Reisner’s book is a must read for all of you water nuts. The stuff about Floyd Dominy is worth the price of the book.
It seems that many of the predictions in the book are being seen today. Here’s the link to the full report. Here’s the abstract:
Increasing human appropriation of freshwater resources presents a tangible limit to the sustainability of cities, agriculture, and ecosystems in the western United States. Marc Reisner tackles this theme in his 1986 classic Cadillac Desert: The American West and Its Disappearing Water. Reisner’s analysis paints a portrait of region-wide hydrologic dysfunction in the western United States, suggesting that the storage capacity of reservoirs will be impaired by sediment infilling, croplands will be rendered infertile by salt, and water scarcity will pit growing desert cities against agribusiness in the face of dwindling water resources. Here we evaluate these claims using the best available data and scientific tools. Our analysis provides strong scientific support for many of Reisner’s claims, except the notion that reservoir storage is imminently threatened by sediment. More broadly, we estimate that the equivalent of nearly 76% of streamflow in the Cadillac Desert region is currently appropriated by humans, and this figure could rise to nearly 86% under a doubling of the region’s population. Thus, Reisner’s incisive journalism led him to the same conclusions as those rendered by copious data, modern scientific tools, and the application of a more genuine scientific method. We close with a prospectus for reclaiming freshwater sustainability in the Cadillac Desert, including a suite of recommendations for reducing region-wide human appropriation of streamflow to a target level of 60%.
Manifest Destiny and the westward expansion of European civilization in the United States during the 19th century were predicated on an adequate freshwater supply. The assumption of adequate freshwater in the western United States was justified by the prevailing view of hydroclimate, which included a theory that agriculture would stimulate rainfall, or “rain would follow the plow.” Early stewards of freshwater resources—like John Wesley Powell—warned that the American West was a desert, only a small fraction of which could be sustainably reclaimed. Notably, Powell remarked that irrigation would be required in the arid region west of the 100th meridian, to make the parcels provided by the Homesteading Act livable. Indeed, irrigation was necessary to create a sustainable society in the western United States. Today dams, irrigated agriculture, and large cities are the hallmark of western US landscapes. There are more than 75,000 dams in the United States, and the largest five reservoirs by storage capacity lie west of the 100th meridian. The storage capacity of US reservoirs increased steadily between 1950 and 1980—from 246 to 987 km3—and the beginning of these “go-go years” of dam building coincides with the US “baby boom” (roughly 1943–1964). Since that time, there has been an exodus from east to west: population of the 15 largest eastern US cities has declined by an average of 51% but increased by 32% in western cities. Similarly, although 74% of the cropland in the coterminous United States lies in the eastern United States, 68–75% of the revenue from vegetables, fruits, and nuts derives from western farms. Water—not rain—has followed the plow, exceeding the expectations of even the most zealous proponents of Manifest Destiny 150 y ago.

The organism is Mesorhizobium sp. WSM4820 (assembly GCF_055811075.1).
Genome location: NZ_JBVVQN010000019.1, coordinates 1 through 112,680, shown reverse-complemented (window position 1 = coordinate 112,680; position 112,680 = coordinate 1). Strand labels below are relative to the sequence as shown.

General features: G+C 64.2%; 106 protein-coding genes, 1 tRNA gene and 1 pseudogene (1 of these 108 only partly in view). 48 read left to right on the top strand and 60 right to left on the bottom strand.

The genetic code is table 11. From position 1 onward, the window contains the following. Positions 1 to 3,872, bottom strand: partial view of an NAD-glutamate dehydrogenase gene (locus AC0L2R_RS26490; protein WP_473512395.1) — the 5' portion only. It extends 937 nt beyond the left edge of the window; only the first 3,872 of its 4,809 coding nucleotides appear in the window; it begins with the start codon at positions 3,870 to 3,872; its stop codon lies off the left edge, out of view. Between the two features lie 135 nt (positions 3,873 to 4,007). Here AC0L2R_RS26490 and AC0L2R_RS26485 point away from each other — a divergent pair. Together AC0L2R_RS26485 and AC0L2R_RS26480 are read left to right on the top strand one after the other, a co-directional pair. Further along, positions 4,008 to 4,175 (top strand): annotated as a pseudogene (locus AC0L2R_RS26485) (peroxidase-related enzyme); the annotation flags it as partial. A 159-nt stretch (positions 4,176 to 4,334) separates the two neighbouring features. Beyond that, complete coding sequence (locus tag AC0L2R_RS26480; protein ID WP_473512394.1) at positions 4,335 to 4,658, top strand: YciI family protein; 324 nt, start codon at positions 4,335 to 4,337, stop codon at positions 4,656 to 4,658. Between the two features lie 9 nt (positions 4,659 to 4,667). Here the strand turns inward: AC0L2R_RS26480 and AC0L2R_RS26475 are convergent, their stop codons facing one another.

More coverage from Climate Central (Alyson Kenward). From the article:
Nearly 25 years later, a group of researchers has put Reisner’s assertion to the test, checking to see if there is any scientific truth behind it. Armed with modern data from across the Southwest, the group, led by ecologist John Sabo from Arizona State University, found that many of Reisner’s claims were legitimate, and still hold true today. “We asked, is it really as bad as [Reisner] said it is in the book, and are we still where we were in 1986?” explains Sabo, who assembled a group of experts to assess water, dams, fish, soil and crops across the Southwest using modern techniques. “Now we know the answer to both those questions: yes.” The findings from the new study have been published online in the Proceedings of the National Academy of Sciences (PNAS).
More education coverage here.